Sunday, August 26, 2007

FactorCon wrap-up

Today is my last day in Austin. On Friday, we went jet-skiing; as it turns out, I'm not so good at driving one, so after a brief attempt which climaxed in me tipping over the jet-ski (with all three people on it), I delegated driving responsibilities to Doug's friend, also named Doug (common name in Texas?).

Eduardo had to go back to work. Me and Doug did a did a bit more hacking, Ed-less -- we got non-blocking UDP working on Windows, and Doug started working on a directory entry change notification binding for Windows. This won't be ready until Factor 0.91, but I'm going to implement the Unix side; kqueue on BSD, inotify on Linux, and whatever crap Solaris has on Solaris. Having a cross-platform directory change notification API is something I've wanted for a while; many other language implementations don't bother with features like this, but I consider it essential.

I also optimized the MD5 library a little bit, and improved the locals library (you can have local word definitions, and locals are writable). Doug updated the libs/math library for the new module system. There's a lot of cool code there; quaternions, polynomials, combinatorics, numerical integration... indispensable tools for hard-core programming.

I'd like to elaborate on one point regrading writable locals. Consider the following Lisp function:
(defun counter (n)
(lambda () (prog1 n (setf n (1- n))))
(lambda () (prog1 n (setf n (1+ n))))))

This returns a pair of closures which increment and decrement a shared counter. Each closure returns the current value of the counter before changing it. The initial value of the counter is the value passed to the function, and each pair of closures has a unique internal counter value.

Using the locals library, the Factor equivalent is:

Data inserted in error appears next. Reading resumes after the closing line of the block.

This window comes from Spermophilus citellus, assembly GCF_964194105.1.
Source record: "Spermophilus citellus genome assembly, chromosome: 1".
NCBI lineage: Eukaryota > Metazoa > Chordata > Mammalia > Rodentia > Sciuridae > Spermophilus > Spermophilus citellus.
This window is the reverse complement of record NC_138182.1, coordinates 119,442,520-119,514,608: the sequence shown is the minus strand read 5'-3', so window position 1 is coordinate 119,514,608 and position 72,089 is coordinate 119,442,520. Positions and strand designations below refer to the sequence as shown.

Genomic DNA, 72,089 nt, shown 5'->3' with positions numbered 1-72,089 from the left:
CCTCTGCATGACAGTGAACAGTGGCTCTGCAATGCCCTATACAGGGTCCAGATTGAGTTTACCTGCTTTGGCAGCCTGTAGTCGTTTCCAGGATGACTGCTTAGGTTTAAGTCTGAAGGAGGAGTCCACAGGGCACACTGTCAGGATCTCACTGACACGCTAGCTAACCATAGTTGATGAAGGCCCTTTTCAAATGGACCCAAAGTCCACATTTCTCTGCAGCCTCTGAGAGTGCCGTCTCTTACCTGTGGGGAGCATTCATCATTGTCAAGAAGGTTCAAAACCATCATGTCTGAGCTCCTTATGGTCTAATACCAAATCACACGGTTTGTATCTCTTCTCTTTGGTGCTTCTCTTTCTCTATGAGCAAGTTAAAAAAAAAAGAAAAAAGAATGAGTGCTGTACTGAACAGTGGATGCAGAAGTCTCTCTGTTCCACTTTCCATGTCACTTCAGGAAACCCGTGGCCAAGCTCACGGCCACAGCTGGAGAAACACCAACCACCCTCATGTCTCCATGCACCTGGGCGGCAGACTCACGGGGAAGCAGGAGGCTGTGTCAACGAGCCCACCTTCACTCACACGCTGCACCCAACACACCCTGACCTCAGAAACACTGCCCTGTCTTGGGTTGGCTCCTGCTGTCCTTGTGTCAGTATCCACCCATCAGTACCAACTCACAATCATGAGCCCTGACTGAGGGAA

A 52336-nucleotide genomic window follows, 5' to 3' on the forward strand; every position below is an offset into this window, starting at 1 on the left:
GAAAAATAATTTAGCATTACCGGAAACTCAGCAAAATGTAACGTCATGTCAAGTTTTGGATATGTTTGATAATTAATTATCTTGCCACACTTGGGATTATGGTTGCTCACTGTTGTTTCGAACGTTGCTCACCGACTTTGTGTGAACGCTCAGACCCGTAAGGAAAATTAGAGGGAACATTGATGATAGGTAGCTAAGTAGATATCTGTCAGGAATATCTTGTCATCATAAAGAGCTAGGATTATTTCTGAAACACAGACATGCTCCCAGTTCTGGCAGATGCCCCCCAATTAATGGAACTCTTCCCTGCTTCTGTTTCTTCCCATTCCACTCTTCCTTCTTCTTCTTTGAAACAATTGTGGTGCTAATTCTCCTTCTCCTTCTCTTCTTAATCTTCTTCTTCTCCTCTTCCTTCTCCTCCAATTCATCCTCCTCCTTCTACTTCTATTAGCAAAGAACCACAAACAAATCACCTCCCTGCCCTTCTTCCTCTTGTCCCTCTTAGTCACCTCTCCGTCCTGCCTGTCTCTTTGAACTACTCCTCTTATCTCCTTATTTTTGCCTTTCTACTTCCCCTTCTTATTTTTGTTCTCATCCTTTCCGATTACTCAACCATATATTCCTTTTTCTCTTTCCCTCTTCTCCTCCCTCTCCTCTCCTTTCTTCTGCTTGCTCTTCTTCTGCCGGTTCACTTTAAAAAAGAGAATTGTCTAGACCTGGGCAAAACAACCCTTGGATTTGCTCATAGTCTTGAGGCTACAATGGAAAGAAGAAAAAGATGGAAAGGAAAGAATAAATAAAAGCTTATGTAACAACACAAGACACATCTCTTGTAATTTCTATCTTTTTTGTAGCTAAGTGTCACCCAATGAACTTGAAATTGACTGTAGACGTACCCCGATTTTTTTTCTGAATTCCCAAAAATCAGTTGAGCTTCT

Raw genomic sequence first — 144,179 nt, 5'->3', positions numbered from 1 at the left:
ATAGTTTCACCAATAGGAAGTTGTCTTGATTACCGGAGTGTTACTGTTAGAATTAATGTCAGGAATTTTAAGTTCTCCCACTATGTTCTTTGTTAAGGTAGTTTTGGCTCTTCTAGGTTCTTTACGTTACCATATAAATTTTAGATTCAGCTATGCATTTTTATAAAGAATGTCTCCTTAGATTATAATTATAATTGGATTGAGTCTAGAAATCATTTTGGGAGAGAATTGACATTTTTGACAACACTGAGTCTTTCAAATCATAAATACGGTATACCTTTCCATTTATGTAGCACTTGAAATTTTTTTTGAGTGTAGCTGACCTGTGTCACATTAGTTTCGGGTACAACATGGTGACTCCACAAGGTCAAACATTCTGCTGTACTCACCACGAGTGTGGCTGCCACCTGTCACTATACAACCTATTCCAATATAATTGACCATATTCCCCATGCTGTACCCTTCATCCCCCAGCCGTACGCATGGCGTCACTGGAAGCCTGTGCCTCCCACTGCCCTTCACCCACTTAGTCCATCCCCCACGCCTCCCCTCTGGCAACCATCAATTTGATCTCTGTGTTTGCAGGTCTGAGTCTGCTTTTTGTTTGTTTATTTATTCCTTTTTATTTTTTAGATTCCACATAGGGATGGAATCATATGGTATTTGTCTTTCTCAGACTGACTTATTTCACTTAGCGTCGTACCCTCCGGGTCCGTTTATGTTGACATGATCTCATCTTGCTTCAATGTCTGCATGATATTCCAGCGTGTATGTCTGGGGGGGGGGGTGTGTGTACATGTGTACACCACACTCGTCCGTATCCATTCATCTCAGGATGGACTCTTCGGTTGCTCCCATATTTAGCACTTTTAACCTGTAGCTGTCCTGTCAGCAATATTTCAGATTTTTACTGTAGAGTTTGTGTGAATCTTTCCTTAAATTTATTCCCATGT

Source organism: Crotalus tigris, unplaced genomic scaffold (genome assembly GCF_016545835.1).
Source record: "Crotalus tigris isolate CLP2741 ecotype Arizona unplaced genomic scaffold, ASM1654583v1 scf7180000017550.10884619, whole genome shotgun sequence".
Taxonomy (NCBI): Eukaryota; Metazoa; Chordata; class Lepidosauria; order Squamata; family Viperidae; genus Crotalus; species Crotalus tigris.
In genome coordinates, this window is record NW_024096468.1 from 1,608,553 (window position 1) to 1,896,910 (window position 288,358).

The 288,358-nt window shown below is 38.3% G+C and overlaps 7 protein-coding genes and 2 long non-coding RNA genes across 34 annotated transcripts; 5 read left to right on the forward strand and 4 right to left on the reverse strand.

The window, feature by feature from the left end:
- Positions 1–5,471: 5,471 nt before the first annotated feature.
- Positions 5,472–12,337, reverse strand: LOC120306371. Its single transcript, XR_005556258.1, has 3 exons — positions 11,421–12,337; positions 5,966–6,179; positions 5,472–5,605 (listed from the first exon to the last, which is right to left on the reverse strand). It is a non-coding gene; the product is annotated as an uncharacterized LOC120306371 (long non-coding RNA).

:: counter | n! |
[ n dup 1- n! ]
[ n dup 1+ n! ] ;

The ! suffix in the list of local parameter names indicates the local should be writable; now, the n! local word can be used to write to it. The Factor code is almost identical to the Lisp code, except with fewer parentheses.

In both cases, you see that we differentiate between binding and assignment, and also we are able to write to a local closed over in an outer scope; the n! word does not create a new internal variable in the counter quotation, but modifies the value in the lexical environment of the counter word.

On the other hand, some languages, such as Python, claim to support lexical closures, however the essential property of closures -- that they close over the lexical scope -- is not preserved, and assigning to a local simply creates a new binding in the innermost scope! Guys, that is retarded! Look at the workarounds these people use. It is really no better than Java's anonymous inner classes, and if you want to call those "closures", you may as well say that C# is a "dynamic" language.


Anonymous said...

Maybe you are simplifying matters a little or something, or maybe doing it "right" is not the goal, because there might be more uses to it with a more broken implementation.

That is, even if Factor does it right, it might just suck in some other regard.

Christian Neukirchen said...

Slava, you are misinformed about Ruby. It implements closures totally correctly:

def counter(start)
curr = start # I made this explicit, I could just use start as well.
lambda {
curr += 1

c = counter 5
3.times {

$ ruby ~/mess/current/s.rb

(There is a slight Ruby issue regarding lexical scope of block parameters, but this being fixed in the next major release.)

Anonymous said...

Its worthwhile to keep in mind that Python was not "designed" around an independent basis set of features. It was "designed" as much as C++ was "designed" really.

Slava Pestov said...

C++ has the C legacy, and the burden of a standards committee with many independent implementations. Python is a from-scratch, single-implementation language.

Slava Pestov said...

Christian, thanks for the correction. I edited the blog post to remove the claim about Ruby.

Anonymous said...

The point I was getting at was that Python was only designed around practical considerations, like C++.

Slava Pestov said...

And what languages are not designed around practical considerations?

Other than Unlambda and Brainfuck, of course.

Implementing fundamental features such as closures correctly is very practical indeed.

Gábor said...

a python implementation would be something like:

def counter(x):
    _x = [x]
    def inc():
        cur = _x[0]
        _x[0] = _x[0] + 1
        return cur

    def dec():
        cur = _x[0]
        _x[0] = _x[0] - 1
        return cur

    return (inc,dec)

while i agree that this is not so nice and clean as in other "proper" languages, i think it's still better than anonymous inner classes in java :-)

p.s: is there an easy way to keep the formatting of the source-code in a comment?